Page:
The Q2 Awards

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Monday, August 16, 2010

These shows originally aired the week of January 18, 2010. For the original show page click here.

A hot tip: If you ever find yourself in sophomore Music History class, arm yourself with the following information, as it can be referenced for approximately one-half of the questions on your mid-term.

This one time in 1889, there was Javanese gamelan at the Paris Exposition (World’s Fair); Debussy saw it and lost his mind, and Classical Music has never been the same.

The thing is, gamelan is wonderful stuff! It’s one of those things that has been absurdly influential because it’s just that good. A gamelan is an Indonesian hammered percussion orchestra (technically "gamelan" refers to the set of instruments used in said orchestra). The combination of the rhythmic intricacy of gamelan music and it’s attractive non-western tuning systems make it a rich source of inspiration for a mind-boggling number of composers including Messiaen, Britten, Lou Harrison, Colin McPhee, Evan Ziporyn, Pierre Boulez, and Philip Glass.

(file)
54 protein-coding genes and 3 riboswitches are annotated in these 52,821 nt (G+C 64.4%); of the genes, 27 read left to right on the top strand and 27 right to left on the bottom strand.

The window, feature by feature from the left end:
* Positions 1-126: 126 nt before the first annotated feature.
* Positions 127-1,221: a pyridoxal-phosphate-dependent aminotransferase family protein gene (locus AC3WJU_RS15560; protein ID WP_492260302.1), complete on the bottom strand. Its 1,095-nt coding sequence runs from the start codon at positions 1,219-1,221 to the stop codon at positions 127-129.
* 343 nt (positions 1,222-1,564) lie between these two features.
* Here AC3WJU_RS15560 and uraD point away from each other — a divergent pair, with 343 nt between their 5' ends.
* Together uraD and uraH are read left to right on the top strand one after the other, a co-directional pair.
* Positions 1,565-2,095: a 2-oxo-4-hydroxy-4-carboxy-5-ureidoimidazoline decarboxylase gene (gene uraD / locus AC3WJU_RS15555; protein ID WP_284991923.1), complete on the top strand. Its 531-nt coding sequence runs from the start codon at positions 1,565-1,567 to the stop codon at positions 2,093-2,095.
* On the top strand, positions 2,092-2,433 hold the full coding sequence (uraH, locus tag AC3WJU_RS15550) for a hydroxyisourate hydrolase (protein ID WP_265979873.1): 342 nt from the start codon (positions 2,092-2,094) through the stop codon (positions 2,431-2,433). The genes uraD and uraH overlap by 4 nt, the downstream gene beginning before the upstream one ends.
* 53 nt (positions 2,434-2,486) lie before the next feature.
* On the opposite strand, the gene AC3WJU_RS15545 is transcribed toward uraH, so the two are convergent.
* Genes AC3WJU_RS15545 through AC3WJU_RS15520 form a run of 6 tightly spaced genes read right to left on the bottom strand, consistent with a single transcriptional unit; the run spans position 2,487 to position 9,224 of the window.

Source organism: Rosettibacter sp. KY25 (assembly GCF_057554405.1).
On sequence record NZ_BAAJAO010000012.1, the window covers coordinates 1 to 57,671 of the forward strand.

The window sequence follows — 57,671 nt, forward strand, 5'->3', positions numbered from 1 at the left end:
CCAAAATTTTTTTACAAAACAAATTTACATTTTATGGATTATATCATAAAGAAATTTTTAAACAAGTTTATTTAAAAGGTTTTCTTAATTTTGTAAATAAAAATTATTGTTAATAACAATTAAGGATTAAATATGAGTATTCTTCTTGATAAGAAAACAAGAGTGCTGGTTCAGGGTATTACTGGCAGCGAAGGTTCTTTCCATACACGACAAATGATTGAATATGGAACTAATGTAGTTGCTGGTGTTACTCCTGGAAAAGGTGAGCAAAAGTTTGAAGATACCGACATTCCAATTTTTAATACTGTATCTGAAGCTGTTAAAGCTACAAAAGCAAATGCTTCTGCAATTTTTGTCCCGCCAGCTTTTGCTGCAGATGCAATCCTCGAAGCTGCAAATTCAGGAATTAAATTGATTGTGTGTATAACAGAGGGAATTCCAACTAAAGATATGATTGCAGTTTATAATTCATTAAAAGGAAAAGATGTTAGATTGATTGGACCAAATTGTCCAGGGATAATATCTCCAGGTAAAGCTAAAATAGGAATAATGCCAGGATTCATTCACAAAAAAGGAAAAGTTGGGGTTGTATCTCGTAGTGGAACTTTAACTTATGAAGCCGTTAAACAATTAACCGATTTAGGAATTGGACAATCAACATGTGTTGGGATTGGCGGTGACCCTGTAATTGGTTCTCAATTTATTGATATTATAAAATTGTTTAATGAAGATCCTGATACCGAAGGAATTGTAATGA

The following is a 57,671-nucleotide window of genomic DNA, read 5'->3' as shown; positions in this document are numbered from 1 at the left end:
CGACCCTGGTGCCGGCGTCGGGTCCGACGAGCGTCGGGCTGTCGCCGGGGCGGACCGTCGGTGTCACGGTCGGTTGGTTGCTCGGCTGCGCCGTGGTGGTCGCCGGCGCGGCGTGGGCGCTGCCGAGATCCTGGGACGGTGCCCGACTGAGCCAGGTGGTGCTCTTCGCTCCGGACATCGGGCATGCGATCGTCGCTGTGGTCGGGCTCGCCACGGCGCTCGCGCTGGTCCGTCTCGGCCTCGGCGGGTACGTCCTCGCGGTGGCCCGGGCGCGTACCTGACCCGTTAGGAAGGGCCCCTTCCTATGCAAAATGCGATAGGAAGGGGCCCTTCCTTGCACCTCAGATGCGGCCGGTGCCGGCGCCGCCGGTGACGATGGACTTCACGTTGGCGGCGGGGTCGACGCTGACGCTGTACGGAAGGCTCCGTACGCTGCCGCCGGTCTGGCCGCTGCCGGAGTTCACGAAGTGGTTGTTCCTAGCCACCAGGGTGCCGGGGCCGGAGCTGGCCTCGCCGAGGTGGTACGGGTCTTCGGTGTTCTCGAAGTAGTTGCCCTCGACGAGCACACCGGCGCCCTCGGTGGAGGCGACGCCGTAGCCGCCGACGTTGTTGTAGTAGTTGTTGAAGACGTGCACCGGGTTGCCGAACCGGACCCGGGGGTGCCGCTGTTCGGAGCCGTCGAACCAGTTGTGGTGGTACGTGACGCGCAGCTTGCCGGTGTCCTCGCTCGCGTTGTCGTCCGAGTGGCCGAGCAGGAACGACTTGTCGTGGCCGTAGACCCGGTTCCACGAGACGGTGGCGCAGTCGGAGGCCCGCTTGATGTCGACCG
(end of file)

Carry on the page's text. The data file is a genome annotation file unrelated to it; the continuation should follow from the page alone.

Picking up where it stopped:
On Q2 this week, we’ll listen to a ton of different works inspired, to varying degrees, by gamelan. Trying to quantify gamelan’s influence on the west is unbelievably difficult; it just keeps on popping up in new works. Ergo, I’m hereby giving it the award for “Most Influential World Music Style of the Past 120 Years.”

Hosted by:

Nadia Sirota
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Comments [2]

David Doty from Santa Fe NM

Lou Harrison wrote a lot of music for gamelan in the 1970s, 80s, and 90s and a good deal of it has been recorded. However, on your program I have heard only the Three Pieces for Gamelan with Soloists, over and over. Try some of these:
Double Concerto for Violin and Cello with Javanese Gamelan (Music and Arts CD-635);
any of the selections on Lou Harrison: Gamelan (Musicmasters Clasics 01612-67091-2;
Suite for Violin and American Gamelan, on La Koro Sutro, New Albion NA105.

I guess a larger complaint about Q2 along the same lines is that I feel that I'm hearing a playlist--I hear the same "hits" by the same relatively small number of composers, over and over.

--DBD

Aug. 23 2010 02:44 PM
gary gach from an incredible shrinking galaxy

i'm no scholar, like yr friend kyle gann, but i'd agree gamelan's influence on minimalism to be important ; likewise raga (cycles of a very basic short unit). but then one would also want to consider tone rows, mondrian, italian arte povera, d t suzuki's lectures at columbia, the dwindling of matter in the universe, twitter, etc

Aug. 19 2010 12:16 PM

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